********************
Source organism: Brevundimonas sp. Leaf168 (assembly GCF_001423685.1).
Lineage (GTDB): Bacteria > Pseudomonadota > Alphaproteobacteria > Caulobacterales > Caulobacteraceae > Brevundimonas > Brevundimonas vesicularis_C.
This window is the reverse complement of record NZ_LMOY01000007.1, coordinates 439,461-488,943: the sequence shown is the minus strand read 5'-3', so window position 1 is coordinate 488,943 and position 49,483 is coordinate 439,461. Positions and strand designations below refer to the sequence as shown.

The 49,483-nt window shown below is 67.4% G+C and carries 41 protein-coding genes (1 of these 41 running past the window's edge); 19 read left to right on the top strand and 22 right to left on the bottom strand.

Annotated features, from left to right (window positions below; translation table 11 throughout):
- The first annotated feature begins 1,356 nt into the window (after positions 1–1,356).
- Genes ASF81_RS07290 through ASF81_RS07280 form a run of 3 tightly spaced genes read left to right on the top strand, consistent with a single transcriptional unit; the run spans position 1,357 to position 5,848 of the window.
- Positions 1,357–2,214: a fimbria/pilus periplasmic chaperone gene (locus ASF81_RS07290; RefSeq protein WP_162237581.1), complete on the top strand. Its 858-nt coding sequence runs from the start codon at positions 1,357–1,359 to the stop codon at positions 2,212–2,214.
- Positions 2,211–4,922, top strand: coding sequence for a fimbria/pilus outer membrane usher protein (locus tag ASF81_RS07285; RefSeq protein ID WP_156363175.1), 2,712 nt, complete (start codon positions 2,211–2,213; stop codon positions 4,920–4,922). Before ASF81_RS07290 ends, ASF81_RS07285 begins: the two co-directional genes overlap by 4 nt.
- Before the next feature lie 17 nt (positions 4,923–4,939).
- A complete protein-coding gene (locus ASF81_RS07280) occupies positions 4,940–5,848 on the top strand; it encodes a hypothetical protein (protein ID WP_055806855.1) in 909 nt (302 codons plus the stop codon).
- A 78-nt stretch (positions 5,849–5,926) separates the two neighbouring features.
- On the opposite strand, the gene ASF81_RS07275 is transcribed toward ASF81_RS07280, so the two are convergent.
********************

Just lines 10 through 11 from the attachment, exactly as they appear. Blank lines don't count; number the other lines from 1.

- Before the next feature lie 17 nt (positions 4,923–4,939).
- A complete protein-coding gene (locus ASF81_RS07280) occupies positions 4,940–5,848 on the top strand; it encodes a hypothetical protein (protein ID WP_055806855.1) in 909 nt (302 codons plus the stop codon).